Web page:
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I am implementing a program in C (also in C++) to sort files using threads, I need to implement a GUI in C++ or C to select the file to sort, without indicating the path through input standard (a equivalent of JFileChooser in Java). What tutorials do you recommend? I was reading about Qt but I'm not very familiar with this IDE. If you have any example would help me a lot.

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You are not forced to use Qt Creator. You can use other IDEs as well with Qt. – Saurabh Manchanda Jul 12 '11 at 7:03
on sourceforge, tiny file dialogs has a function call for a select folder dialog. it's a simple C C++ cross-platform file to add to your project. – elisa Feb 16 at 8:31
@elisa a little bit late, thanks anyway for your time. – franvergara66 Mar 7 at 18:18
up vote 8 down vote accepted

Very simple with QT:

 void openFile()
    QFileDialog::getOpenFileName( this, tr("Open Document"), QDir::currentPath(), tr("Document files (*.doc *.rtf);;All files (*.*)"), 0, QFileDialog::DontUseNativeDialog );

    QString filename = QFileDialog::getOpenFileName( 
        tr("Open Document"), 
        tr("Document files (*.doc *.rtf);;All files (*.*)") );
    if( !filename.isNull() )
      qDebug( filename.toAscii() );
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you don't have to use a full gui with a main loop just for that. windows and unix offers function calls that display the required file dialogs. On windows you would call GetOpenFileName or GetSaveFileName. If you need a cross-platform way to do it, try tiny file dialogs on sourceforge.

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Yes you can use QT. You can use the QDir class of QT for browsing folders and QFile class for file handling.

See the QT doccumentaion for examples. It has a lot of them.

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You have two options:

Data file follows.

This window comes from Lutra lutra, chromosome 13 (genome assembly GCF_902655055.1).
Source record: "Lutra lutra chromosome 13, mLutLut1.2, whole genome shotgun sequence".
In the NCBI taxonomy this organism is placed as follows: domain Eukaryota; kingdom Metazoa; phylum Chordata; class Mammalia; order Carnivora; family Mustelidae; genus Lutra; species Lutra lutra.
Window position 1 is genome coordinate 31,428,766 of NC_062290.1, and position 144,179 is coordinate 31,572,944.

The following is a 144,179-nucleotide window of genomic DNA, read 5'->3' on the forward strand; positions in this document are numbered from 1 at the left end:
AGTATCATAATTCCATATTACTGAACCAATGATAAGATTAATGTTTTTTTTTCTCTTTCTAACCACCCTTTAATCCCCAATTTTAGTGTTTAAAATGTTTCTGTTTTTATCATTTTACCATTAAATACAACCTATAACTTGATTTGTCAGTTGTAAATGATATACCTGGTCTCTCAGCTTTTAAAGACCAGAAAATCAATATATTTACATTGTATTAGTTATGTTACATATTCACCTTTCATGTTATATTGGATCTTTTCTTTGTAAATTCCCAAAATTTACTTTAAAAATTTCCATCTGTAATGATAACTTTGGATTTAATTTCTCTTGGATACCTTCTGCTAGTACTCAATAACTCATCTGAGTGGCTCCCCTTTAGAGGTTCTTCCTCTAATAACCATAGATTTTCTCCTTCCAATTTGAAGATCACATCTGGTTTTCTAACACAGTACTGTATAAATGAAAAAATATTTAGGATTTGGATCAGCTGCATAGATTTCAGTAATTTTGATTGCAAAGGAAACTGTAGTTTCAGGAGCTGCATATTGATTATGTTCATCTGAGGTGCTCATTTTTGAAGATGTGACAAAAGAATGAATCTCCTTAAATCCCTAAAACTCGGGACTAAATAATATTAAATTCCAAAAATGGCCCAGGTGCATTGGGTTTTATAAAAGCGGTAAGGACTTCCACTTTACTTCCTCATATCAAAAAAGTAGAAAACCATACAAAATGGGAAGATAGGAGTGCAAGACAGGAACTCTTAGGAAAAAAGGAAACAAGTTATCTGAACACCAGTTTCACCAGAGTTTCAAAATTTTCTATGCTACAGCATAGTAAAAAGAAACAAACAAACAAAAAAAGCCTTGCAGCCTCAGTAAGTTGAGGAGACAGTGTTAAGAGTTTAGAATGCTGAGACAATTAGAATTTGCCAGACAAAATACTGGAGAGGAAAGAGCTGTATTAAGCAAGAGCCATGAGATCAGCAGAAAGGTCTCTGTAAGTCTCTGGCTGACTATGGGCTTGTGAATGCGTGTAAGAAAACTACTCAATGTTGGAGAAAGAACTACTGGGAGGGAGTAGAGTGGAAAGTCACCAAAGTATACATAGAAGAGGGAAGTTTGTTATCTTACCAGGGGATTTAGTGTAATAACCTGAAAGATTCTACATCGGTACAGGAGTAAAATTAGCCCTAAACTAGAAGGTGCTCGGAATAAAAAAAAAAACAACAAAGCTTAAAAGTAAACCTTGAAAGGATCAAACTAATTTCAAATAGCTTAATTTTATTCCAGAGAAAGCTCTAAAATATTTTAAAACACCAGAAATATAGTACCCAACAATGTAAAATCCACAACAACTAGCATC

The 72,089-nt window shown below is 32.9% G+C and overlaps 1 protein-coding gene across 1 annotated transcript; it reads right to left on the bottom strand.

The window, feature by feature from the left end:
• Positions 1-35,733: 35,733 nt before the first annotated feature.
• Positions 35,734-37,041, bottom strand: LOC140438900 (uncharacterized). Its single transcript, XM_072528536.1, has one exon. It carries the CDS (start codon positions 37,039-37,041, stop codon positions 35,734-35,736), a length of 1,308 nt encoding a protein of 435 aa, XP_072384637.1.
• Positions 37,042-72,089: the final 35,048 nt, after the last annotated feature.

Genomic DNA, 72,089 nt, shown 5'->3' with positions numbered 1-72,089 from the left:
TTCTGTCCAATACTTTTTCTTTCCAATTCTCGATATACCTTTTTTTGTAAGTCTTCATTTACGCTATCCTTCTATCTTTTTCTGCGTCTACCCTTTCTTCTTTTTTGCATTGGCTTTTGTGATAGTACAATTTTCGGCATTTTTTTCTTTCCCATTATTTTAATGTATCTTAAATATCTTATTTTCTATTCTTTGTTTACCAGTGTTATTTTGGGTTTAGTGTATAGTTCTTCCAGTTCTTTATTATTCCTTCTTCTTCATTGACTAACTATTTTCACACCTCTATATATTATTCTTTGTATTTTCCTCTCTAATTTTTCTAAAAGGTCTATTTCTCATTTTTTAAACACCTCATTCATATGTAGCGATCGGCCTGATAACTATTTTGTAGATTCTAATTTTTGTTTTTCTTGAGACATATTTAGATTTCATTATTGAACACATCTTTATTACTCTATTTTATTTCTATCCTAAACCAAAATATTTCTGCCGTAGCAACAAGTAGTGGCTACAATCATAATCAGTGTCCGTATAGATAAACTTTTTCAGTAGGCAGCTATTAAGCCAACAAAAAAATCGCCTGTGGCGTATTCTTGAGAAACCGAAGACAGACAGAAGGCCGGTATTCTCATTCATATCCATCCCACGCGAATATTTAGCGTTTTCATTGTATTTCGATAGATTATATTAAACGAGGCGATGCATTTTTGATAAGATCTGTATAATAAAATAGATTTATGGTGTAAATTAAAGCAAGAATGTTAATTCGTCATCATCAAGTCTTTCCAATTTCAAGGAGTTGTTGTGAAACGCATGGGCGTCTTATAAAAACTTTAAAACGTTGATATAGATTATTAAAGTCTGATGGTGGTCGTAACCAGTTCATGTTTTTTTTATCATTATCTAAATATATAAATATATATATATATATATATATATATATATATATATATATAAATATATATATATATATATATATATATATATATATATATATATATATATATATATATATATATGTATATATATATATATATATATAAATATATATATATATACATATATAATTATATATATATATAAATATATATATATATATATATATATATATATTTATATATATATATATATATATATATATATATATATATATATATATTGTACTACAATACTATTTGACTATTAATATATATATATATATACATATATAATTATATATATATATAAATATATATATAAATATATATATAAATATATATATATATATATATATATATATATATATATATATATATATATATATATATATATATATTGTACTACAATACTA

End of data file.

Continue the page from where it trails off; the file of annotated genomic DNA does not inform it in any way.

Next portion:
1. If you want to use QT, you should use QFileDialog and set Options flag to QFileDialog::ShowDirsOnly.

  2. If you want to code only for Windows you can use FolderBrowserDialog class which is part of Win32.

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you'll then need to use .NET – mauris Jul 12 '11 at 7:00
he did suggest qt so he might be unix/linux but i could be wrong – Jesus Ramos Jul 12 '11 at 7:00
I mentioned QT because someone told me that easily can be done by the IDE – franvergara66 Jul 12 '11 at 7:02
@Jesus: Qt is cross-platform. – Saurabh Manchanda Jul 12 '11 at 7:03
@thephpdeveloper, @John_Paul Is there any way to do this without using. NET? – franvergara66 Jul 12 '11 at 7:04

There is also QFileSystemModel, which can be mapped to QTreeView item and will do many things you need with its internal implementation. It is multithreaded, allows sorting and have many other nice features. look for documentation here

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If sorting is the only thing your program does and if it is to be used in a unix-y environment, then I suggest making the program a command line tool and create a GUI wrapper in some script language to call that program. It will be simpler to code as well as more useful (you get two tools for the price of half a tool), it will also make it easier to port to other GUI environments as well as make it easier to distribute.